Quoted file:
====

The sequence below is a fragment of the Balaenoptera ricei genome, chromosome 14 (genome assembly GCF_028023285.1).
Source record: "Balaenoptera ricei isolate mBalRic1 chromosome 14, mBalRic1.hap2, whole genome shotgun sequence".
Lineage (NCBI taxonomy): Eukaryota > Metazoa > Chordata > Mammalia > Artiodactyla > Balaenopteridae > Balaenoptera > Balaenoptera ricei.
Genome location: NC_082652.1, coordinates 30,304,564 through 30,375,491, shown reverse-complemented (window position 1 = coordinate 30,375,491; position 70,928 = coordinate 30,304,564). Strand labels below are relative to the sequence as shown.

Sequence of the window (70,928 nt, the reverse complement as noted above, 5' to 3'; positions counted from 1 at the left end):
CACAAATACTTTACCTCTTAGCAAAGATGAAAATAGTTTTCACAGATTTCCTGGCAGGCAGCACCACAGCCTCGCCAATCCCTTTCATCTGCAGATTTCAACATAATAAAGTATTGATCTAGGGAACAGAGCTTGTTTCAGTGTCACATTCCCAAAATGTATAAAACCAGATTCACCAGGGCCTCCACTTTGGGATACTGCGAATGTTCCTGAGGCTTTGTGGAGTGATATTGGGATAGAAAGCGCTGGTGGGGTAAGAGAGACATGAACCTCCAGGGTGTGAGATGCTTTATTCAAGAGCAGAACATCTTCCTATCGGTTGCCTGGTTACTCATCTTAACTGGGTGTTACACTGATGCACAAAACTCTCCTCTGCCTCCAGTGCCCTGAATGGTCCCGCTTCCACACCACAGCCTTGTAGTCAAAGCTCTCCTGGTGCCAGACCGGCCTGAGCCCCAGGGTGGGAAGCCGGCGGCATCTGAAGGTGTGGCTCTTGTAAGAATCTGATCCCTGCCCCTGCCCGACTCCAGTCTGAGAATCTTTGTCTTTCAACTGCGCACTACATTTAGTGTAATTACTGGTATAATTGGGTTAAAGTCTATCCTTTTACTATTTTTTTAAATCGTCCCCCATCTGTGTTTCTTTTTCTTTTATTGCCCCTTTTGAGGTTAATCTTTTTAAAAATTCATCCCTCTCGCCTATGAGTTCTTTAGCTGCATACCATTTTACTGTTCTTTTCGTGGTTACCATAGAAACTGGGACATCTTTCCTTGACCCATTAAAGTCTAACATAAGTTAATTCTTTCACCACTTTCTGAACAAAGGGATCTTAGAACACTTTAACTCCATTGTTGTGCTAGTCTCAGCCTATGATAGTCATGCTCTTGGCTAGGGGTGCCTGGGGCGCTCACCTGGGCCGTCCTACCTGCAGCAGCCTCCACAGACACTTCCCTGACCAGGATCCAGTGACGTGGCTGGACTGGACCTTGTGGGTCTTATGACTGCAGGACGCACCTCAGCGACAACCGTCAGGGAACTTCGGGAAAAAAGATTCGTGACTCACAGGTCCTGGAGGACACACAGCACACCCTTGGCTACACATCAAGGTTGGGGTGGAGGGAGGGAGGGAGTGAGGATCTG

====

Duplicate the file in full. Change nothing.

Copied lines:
The sequence below is a fragment of the Balaenoptera ricei genome, chromosome 14 (genome assembly GCF_028023285.1).
Source record: "Balaenoptera ricei isolate mBalRic1 chromosome 14, mBalRic1.hap2, whole genome shotgun sequence".
Lineage (NCBI taxonomy): Eukaryota > Metazoa > Chordata > Mammalia > Artiodactyla > Balaenopteridae > Balaenoptera > Balaenoptera ricei.
Genome location: NC_082652.1, coordinates 30,304,564 through 30,375,491, shown reverse-complemented (window position 1 = coordinate 30,375,491; position 70,928 = coordinate 30,304,564). Strand labels below are relative to the sequence as shown.

Sequence of the window (70,928 nt, the reverse complement as noted above, 5' to 3'; positions counted from 1 at the left end):
CACAAATACTTTACCTCTTAGCAAAGATGAAAATAGTTTTCACAGATTTCCTGGCAGGCAGCACCACAGCCTCGCCAATCCCTTTCATCTGCAGATTTCAACATAATAAAGTATTGATCTAGGGAACAGAGCTTGTTTCAGTGTCACATTCCCAAAATGTATAAAACCAGATTCACCAGGGCCTCCACTTTGGGATACTGCGAATGTTCCTGAGGCTTTGTGGAGTGATATTGGGATAGAAAGCGCTGGTGGGGTAAGAGAGACATGAACCTCCAGGGTGTGAGATGCTTTATTCAAGAGCAGAACATCTTCCTATCGGTTGCCTGGTTACTCATCTTAACTGGGTGTTACACTGATGCACAAAACTCTCCTCTGCCTCCAGTGCCCTGAATGGTCCCGCTTCCACACCACAGCCTTGTAGTCAAAGCTCTCCTGGTGCCAGACCGGCCTGAGCCCCAGGGTGGGAAGCCGGCGGCATCTGAAGGTGTGGCTCTTGTAAGAATCTGATCCCTGCCCCTGCCCGACTCCAGTCTGAGAATCTTTGTCTTTCAACTGCGCACTACATTTAGTGTAATTACTGGTATAATTGGGTTAAAGTCTATCCTTTTACTATTTTTTTAAATCGTCCCCCATCTGTGTTTCTTTTTCTTTTATTGCCCCTTTTGAGGTTAATCTTTTTAAAAATTCATCCCTCTCGCCTATGAGTTCTTTAGCTGCATACCATTTTACTGTTCTTTTCGTGGTTACCATAGAAACTGGGACATCTTTCCTTGACCCATTAAAGTCTAACATAAGTTAATTCTTTCACCACTTTCTGAACAAAGGGATCTTAGAACACTTTAACTCCATTGTTGTGCTAGTCTCAGCCTATGATAGTCATGCTCTTGGCTAGGGGTGCCTGGGGCGCTCACCTGGGCCGTCCTACCTGCAGCAGCCTCCACAGACACTTCCCTGACCAGGATCCAGTGACGTGGCTGGACTGGACCTTGTGGGTCTTATGACTGCAGGACGCACCTCAGCGACAACCGTCAGGGAACTTCGGGAAAAAAGATTCGTGACTCACAGGTCCTGGAGGACACACAGCACACCCTTGGCTACACATCAAGGTTGGGGTGGAGGGAGGGAGGGAGTGAGGATCTG